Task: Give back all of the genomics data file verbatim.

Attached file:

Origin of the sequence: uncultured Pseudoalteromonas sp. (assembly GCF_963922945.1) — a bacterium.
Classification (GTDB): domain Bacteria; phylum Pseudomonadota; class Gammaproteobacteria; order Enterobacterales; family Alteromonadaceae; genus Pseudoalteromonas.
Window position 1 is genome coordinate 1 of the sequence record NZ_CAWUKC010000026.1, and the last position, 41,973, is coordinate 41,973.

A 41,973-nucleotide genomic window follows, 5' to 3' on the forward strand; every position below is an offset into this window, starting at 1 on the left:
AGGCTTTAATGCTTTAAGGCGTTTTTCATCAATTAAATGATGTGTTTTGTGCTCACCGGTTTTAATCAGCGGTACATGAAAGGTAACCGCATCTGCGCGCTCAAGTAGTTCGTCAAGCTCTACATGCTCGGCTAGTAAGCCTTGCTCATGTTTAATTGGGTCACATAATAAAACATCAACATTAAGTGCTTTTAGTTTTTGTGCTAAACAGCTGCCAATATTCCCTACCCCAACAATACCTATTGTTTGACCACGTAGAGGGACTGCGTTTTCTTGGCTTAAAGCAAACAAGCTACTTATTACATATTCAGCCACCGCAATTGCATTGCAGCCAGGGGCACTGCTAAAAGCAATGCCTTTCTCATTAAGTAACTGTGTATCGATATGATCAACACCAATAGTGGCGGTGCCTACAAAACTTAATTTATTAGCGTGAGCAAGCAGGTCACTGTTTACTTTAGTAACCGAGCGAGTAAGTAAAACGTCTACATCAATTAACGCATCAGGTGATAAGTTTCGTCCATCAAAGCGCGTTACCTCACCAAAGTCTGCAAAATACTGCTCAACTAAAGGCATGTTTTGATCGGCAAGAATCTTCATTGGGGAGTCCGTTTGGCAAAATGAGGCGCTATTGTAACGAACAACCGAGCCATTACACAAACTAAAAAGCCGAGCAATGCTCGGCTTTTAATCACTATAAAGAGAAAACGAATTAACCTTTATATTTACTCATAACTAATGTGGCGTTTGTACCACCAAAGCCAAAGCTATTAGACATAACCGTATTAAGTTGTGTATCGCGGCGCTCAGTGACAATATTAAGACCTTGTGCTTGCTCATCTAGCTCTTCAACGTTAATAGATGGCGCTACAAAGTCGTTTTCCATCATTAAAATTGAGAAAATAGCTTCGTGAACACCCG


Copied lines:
Origin of the sequence: uncultured Pseudoalteromonas sp. (assembly GCF_963922945.1) — a bacterium.
Classification (GTDB): domain Bacteria; phylum Pseudomonadota; class Gammaproteobacteria; order Enterobacterales; family Alteromonadaceae; genus Pseudoalteromonas.
Window position 1 is genome coordinate 1 of the sequence record NZ_CAWUKC010000026.1, and the last position, 41,973, is coordinate 41,973.

A 41,973-nucleotide genomic window follows, 5' to 3' on the forward strand; every position below is an offset into this window, starting at 1 on the left:
AGGCTTTAATGCTTTAAGGCGTTTTTCATCAATTAAATGATGTGTTTTGTGCTCACCGGTTTTAATCAGCGGTACATGAAAGGTAACCGCATCTGCGCGCTCAAGTAGTTCGTCAAGCTCTACATGCTCGGCTAGTAAGCCTTGCTCATGTTTAATTGGGTCACATAATAAAACATCAACATTAAGTGCTTTTAGTTTTTGTGCTAAACAGCTGCCAATATTCCCTACCCCAACAATACCTATTGTTTGACCACGTAGAGGGACTGCGTTTTCTTGGCTTAAAGCAAACAAGCTACTTATTACATATTCAGCCACCGCAATTGCATTGCAGCCAGGGGCACTGCTAAAAGCAATGCCTTTCTCATTAAGTAACTGTGTATCGATATGATCAACACCAATAGTGGCGGTGCCTACAAAACTTAATTTATTAGCGTGAGCAAGCAGGTCACTGTTTACTTTAGTAACCGAGCGAGTAAGTAAAACGTCTACATCAATTAACGCATCAGGTGATAAGTTTCGTCCATCAAAGCGCGTTACCTCACCAAAGTCTGCAAAATACTGCTCAACTAAAGGCATGTTTTGATCGGCAAGAATCTTCATTGGGGAGTCCGTTTGGCAAAATGAGGCGCTATTGTAACGAACAACCGAGCCATTACACAAACTAAAAAGCCGAGCAATGCTCGGCTTTTAATCACTATAAAGAGAAAACGAATTAACCTTTATATTTACTCATAACTAATGTGGCGTTTGTACCACCAAAGCCAAAGCTATTAGACATAACCGTATTAAGTTGTGTATCGCGGCGCTCAGTGACAATATTAAGACCTTGTGCTTGCTCATCTAGCTCTTCAACGTTAATAGATGGCGCTACAAAGTCGTTTTCCATCATTAAAATTGAGAAAATAGCTTCGTGAACACCCG